Audio-Visual Analysis in the Framework of Humans Interacting with Robots

PhD defense by Israel D. Gebru

Friday 13 April 2018, 9:30 – 10:30, Grand Amphithéatre

INRIA Grenoble Rhône-Alpes, Montbonnot Saint-Martin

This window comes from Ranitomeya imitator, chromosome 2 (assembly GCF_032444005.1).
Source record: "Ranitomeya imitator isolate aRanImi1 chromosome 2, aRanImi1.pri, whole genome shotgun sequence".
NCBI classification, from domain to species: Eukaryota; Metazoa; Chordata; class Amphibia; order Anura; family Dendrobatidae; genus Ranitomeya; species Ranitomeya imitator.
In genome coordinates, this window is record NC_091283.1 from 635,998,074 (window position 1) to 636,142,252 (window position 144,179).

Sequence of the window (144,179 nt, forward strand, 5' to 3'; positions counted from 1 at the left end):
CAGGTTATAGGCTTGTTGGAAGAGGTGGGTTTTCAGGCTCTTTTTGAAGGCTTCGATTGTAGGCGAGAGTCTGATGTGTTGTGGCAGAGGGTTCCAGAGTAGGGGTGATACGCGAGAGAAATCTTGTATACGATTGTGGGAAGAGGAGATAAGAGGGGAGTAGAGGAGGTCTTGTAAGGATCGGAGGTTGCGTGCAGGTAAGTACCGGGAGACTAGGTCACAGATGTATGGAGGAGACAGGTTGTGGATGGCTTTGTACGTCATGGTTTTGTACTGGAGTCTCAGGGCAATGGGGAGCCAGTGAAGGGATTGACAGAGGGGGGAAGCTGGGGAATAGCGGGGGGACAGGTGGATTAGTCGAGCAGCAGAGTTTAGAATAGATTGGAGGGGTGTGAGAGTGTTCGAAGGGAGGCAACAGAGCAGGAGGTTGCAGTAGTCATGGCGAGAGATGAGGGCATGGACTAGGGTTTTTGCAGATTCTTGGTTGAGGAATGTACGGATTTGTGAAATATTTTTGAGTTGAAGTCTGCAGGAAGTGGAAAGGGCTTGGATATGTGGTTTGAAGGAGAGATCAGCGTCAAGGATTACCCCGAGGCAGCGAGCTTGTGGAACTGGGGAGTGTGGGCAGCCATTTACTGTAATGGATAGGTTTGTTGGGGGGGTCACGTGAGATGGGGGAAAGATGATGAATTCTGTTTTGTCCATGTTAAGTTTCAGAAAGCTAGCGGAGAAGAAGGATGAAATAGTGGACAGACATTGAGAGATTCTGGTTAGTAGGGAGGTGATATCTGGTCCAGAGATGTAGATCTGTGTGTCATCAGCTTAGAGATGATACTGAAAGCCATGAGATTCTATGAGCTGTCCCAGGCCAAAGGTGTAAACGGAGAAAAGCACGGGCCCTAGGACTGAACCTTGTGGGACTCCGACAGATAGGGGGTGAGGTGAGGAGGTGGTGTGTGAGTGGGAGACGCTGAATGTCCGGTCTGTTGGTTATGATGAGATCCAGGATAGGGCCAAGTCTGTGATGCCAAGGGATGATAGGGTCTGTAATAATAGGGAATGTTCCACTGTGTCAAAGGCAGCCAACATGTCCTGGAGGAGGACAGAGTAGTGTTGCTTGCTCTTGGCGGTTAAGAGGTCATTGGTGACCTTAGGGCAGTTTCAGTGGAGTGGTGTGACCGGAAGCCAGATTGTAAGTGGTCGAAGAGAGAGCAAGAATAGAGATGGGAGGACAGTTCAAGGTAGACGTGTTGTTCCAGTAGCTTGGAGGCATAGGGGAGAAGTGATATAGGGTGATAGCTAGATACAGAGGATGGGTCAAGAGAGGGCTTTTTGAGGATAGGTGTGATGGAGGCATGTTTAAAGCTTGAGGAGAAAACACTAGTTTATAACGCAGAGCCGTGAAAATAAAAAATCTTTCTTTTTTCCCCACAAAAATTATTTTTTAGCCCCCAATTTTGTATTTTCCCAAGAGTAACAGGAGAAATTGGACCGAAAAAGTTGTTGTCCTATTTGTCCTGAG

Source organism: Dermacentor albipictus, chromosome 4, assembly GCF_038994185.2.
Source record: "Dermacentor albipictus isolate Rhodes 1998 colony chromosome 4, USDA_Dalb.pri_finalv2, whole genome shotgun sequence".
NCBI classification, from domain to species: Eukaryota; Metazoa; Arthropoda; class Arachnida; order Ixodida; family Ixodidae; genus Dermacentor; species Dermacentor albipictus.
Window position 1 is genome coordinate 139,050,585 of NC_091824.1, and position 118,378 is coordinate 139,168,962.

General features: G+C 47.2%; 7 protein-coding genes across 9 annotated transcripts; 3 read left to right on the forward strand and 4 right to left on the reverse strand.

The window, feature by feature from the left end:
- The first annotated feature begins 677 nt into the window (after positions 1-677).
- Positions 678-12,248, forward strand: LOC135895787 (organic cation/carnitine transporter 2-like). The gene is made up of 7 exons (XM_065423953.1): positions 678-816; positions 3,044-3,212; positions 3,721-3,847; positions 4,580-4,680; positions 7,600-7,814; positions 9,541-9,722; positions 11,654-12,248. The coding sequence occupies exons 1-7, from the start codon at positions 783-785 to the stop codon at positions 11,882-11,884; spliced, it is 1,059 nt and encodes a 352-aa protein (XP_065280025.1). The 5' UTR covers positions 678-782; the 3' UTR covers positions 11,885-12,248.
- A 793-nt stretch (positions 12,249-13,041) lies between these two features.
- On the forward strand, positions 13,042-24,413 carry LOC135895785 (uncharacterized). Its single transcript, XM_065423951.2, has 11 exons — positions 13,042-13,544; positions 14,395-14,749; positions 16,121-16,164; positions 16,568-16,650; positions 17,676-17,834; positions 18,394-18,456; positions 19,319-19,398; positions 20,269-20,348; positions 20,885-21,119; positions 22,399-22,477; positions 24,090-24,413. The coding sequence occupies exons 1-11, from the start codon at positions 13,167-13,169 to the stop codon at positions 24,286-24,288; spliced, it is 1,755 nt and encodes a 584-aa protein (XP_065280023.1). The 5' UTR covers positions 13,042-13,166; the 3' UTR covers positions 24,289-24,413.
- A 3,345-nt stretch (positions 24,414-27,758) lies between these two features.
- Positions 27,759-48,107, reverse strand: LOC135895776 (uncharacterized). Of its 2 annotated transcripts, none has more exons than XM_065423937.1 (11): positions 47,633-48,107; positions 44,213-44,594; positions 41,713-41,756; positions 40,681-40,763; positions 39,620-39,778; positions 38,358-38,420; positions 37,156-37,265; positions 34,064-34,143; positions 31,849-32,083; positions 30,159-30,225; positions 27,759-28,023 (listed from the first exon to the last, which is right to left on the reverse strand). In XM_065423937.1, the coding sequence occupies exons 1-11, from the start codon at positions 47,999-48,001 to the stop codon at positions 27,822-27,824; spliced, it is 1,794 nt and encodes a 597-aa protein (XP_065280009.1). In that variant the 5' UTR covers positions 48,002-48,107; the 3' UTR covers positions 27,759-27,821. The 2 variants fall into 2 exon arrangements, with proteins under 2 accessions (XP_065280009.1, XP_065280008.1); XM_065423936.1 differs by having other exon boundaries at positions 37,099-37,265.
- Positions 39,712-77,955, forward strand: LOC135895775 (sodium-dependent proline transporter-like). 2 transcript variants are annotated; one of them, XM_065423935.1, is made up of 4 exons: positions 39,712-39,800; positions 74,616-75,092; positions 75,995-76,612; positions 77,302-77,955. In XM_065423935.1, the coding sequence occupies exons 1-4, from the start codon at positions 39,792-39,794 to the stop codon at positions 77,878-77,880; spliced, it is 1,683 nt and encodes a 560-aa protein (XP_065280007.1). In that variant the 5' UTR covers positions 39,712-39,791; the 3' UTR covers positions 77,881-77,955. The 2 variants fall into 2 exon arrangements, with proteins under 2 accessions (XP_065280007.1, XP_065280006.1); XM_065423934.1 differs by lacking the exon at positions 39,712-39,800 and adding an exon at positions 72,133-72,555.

In recent years, there has been a growing interest in human-robot interaction (HRI), with the aim to enable robots to naturally interact and communicate with humans. Natural interaction implies that robots not only need to understand speech and non-verbal communication cues such as body gesture, gaze, or facial expressions, but they also need to understand the dynamics of the social interplay, e.g. find people in the environment, distinguish between different people, track them through the physical space, parse their actions and activities, estimate their engagement, identify who is speaking, who speaks to whom, etc. All these task necessitate the robots to have multimodal perception skills to meaningfully detect and integrate information from their multiple sensory channels. In this thesis, we focus on the robot’s audio-visual sensory inputs consisting of microphones and video cameras. Among the different addressable perception tasks, in this thesis we explore three, namely; (1) multiple speakers localization, (2) multiple-person location tracking, and (3) speaker diarization. The majority of existing works in signal processing and computer vision address these problems by utilizing either audio signals or visual information. However, in this thesis, we address them via fusion of the audio and visual information gathered by two microphones and one video camera. Our goal is to exploit the complimentary nature of the audio and visual modalities with a hope of attaining significant improvements on robustness and performance over systems that use a single modality. Moreover, the three problems are addressed considering challenging HRI scenarios such as a robot engaged in a multi-party interaction with varying number of participants, which may speak at the same time as well as may move around the scene and turn their heads/faces towards the other participants rather than facing the robot.

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